The COVID-19 pandemic has been a period of stagnation and survival for many, but six recent graduates have been able to turn it into something more.
Those graduates — Eduardo Pablin, Sammy Lent, Fran Magsalin, Celine Chai, Gia Lee, and Bryant Lin — all came from the same M-School marketing program at Loyola Marymount University, but COVID-19 but some bumps in their otherwise clear and smooth career paths.
“We all had jobs lined up and an idea of what we wanted to do, but then the pandemic hit, and all of our offers were pulled,” Pablin recalled.
While the group was scrambling to figure out an alternative, they received two things: encouragement and an idea.
“About two or three weeks before we graduated, one of our professors sent us an email and said, ‘hey, check this group out,’” Pablin said. The email contained information about some recent graduates who had banded together to start an ad agency, and he implored the group to consider going down a similar path.
“He said, ‘you guys are more than capable of doing this, and you guys should consider whether or not you want to do this,’”
It was Pablin who was the first who showed interest, and the same professor — Andrew Rohm — followed up with an important piece of information that would kick start the groups’ ambitions: a connection.
“Our adjunct professor, Eric Johnson — who is president and CEO of advertising agency Ignited — offered to provide mentorship and guidance if you are really serious about getting this started.” On top of his agency, Johnson owns a variety of other businesses, and NinetyEight took advantage of this connection.
“I just felt confident, man, so I said, ‘let’s set up a meeting with our professors and let’s talk this through.’ I asked if they had any advice and how I can move forward, and that’s pretty much the start.”
“One of the advantages was the relationship with Eric Johnson. Asking him for mentorship and guidance was key in establishing ourselves as a legitimate business. We actually collaborated together for our first pitch,”
While the deal didn’t go through, the experience of working with Johnson was invaluable. It gave the team both the tools and the belief to be able to found an ad agency.
“That first pitch allowed us to get an idea of ‘this is how you run an agency.’ This is what pitching or getting a creative brief looks like, this is what the creative process looks like, this is what creating a campaign looks like, and this is what the execution of the pitch looks like,” Pablin told the News.
“So, once we got that nailed down, we can legitimately do this. It’s time to figure out how we can make it an official business.”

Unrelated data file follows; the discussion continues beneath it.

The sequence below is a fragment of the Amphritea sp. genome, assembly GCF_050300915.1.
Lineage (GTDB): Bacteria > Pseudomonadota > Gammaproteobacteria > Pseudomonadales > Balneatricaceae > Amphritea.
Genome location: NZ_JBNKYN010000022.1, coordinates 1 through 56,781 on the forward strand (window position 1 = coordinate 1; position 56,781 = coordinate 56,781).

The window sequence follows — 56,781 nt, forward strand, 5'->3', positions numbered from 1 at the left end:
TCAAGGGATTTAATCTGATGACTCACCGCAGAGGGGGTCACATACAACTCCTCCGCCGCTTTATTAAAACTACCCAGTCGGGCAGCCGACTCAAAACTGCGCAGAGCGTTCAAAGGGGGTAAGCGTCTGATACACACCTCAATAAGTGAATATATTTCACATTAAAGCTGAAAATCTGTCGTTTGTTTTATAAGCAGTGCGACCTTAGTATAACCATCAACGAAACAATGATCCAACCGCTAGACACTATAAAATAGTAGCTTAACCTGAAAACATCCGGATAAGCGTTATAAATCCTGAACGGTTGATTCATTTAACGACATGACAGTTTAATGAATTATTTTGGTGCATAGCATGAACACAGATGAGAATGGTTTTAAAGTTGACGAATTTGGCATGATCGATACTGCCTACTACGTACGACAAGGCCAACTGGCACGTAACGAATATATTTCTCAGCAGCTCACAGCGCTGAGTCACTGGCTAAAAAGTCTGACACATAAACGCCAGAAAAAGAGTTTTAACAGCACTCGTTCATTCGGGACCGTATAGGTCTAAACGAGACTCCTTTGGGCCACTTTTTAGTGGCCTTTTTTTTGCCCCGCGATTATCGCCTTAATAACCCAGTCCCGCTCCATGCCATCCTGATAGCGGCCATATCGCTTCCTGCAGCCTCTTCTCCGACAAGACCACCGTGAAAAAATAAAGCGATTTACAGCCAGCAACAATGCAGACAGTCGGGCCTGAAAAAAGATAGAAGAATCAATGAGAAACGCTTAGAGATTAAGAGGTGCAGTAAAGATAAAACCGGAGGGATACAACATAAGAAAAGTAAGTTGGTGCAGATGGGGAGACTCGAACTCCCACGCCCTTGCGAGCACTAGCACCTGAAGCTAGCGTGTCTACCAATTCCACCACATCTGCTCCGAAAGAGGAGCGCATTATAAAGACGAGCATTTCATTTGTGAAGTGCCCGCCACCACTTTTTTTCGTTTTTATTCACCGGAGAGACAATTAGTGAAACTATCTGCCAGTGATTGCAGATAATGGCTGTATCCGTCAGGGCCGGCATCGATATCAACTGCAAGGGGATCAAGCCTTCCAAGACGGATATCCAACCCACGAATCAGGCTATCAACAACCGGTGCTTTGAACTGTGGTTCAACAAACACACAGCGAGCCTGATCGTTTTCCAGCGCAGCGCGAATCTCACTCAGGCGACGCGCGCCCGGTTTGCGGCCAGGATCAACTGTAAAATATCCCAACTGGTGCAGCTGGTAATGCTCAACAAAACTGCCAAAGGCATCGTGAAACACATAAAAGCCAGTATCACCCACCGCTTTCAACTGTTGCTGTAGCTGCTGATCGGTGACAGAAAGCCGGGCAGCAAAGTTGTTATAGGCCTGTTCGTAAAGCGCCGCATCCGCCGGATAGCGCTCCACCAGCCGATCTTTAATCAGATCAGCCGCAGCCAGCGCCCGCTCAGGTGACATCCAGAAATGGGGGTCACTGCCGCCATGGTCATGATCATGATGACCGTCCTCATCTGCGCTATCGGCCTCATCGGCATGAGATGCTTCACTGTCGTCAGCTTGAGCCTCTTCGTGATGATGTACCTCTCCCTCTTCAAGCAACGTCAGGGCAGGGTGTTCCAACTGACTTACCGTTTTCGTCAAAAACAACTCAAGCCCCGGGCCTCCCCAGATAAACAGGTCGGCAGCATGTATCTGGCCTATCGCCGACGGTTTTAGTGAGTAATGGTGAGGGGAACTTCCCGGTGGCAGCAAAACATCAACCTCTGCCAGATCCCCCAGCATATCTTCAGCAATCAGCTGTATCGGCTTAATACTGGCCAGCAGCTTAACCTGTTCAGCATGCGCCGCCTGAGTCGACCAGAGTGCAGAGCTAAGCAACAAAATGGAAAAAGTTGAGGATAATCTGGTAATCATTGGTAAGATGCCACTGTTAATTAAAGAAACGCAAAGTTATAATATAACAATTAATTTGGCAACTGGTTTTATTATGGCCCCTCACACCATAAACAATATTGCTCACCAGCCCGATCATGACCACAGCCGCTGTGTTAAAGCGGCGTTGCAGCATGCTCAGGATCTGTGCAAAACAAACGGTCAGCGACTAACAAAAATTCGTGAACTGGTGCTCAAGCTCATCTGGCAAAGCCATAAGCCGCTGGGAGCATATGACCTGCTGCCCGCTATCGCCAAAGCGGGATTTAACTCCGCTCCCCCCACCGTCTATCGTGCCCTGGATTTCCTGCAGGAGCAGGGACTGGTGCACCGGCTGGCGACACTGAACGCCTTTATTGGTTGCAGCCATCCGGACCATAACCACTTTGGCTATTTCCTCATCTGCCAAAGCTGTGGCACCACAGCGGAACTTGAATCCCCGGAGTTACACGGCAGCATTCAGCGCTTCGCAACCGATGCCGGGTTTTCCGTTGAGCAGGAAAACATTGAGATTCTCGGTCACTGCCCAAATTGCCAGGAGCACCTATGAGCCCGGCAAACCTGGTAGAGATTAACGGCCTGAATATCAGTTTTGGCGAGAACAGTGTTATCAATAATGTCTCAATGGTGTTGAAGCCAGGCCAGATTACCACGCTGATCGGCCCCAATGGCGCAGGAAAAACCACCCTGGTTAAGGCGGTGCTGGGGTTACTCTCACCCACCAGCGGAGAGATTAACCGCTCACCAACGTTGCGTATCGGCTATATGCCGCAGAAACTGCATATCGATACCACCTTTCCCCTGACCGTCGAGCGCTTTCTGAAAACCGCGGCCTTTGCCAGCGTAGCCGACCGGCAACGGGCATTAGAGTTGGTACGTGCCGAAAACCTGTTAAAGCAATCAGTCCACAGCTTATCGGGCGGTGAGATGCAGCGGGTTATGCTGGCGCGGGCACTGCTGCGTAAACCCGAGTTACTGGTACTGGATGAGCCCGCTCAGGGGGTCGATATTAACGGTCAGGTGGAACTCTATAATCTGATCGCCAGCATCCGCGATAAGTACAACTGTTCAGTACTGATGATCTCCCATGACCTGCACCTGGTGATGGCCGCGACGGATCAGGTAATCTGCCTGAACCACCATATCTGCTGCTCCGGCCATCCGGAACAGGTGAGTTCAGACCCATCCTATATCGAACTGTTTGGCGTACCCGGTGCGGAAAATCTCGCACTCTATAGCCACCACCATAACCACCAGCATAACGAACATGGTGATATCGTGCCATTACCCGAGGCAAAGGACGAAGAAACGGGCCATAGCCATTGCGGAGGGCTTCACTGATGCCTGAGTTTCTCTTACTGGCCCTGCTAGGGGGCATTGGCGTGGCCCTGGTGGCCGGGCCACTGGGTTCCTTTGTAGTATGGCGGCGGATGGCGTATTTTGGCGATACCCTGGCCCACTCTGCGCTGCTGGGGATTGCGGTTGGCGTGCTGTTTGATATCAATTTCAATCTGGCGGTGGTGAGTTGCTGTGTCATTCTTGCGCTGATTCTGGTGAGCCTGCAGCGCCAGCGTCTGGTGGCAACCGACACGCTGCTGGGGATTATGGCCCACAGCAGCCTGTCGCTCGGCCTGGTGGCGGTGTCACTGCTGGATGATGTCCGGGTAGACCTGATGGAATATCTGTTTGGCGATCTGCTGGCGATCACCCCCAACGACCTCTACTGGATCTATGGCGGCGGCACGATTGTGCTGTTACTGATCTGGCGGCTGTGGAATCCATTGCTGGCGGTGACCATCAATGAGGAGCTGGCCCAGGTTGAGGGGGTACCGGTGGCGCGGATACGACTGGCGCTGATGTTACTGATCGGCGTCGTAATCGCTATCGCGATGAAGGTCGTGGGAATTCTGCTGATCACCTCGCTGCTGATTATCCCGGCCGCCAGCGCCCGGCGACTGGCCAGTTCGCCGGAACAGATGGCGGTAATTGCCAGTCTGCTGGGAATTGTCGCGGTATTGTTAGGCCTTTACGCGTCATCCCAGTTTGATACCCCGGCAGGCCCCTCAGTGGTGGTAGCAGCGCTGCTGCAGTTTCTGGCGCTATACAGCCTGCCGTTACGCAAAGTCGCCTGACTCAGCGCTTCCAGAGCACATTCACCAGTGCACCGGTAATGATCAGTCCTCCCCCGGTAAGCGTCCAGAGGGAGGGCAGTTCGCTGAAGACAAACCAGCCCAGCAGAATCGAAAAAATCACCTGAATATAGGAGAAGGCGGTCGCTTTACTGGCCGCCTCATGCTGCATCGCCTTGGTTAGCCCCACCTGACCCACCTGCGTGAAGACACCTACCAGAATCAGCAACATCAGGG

By mid-June, NinetyEight was officially an LLC and ready to do business. They used social media platforms to spread their message for a short time, but quickly found a break.
When July came around, they were given an opportunity to host a ‘Gen Z Webinar’ held by LMU.
“The College of Business knew that we were a M-School alumni group who decided to create their own jobs and pretty much start an advertising agency,” Pablin explained. “They thought this would be something that would appeal to a lot of people in the LMU community.”
The school was hosting a series, and asked NinetyEight to do a webinar on a topic they chose. The choice was easy.
“Well, we are the Gen Z advertising agency,” Pablin remarked.
“So, we were going to talk about how to market to Gen Z’s.”
Gen Z, or Generation Z, is defined by the Pew Research Center as those born after 1996. This youthful perspective is a part of what makes NinetyEight so unique. All of the members of the agency were born in 1998.
From that webinar, NinetyEight began to receive the leads that they were looking for, but of course, there was a catch.
NinetyEight doesn’t just take any deal put in front of them. Different pitches are vetted to be sure they feel genuine and like something the members of the agency believe in.
“We definitely do assess whether or not that company is the right fit for us,” Pablin began. “First and foremost, we analyze how the client is going to do with us in terms of our personal relationship, and then we look at what their message is. Is it an authentic voice, or are they just trying to generate money?”
“For Gen Z’s, it is very important for our personal values to align with that of the brand’s, and that is something that we certainly take into account and make very clear during our pitches.”
“We try to be a business that is for good, and create value within our community. I think that is something that is very important for our identity, and translates in everything that we do.”
So, what exactly does NinetyEight do as an advertising agency?
“We do content creation, we do brand management, we do market research, social media management, and we are well versed in digital marketing,” Pablin breaks down. “A lot of our clients will come to us and say ‘hey, we are trying to be more active on digital media, how can we go about doing this?’”
“What we start with is asking what the purpose of going to social media is. Do you want to create awareness around your brand, do you want to reach your target consumer, what is your objective?”
Once that is lined up, NinetyEight can provide different recommendations and provide services based on those recommendations.
“Something that distinguishes us from a lot of our competitors is that we are able to take an idea from a brand perspective and also execute it.”
As COVID passes and opportunities continue to amass, NinetyEight will grow. But it will be genuine, and it will be on their own terms.
“If you want to authentically reach Gen Z’s or your target audience in a way that truly taps into their personal values, then we are the agency for you.”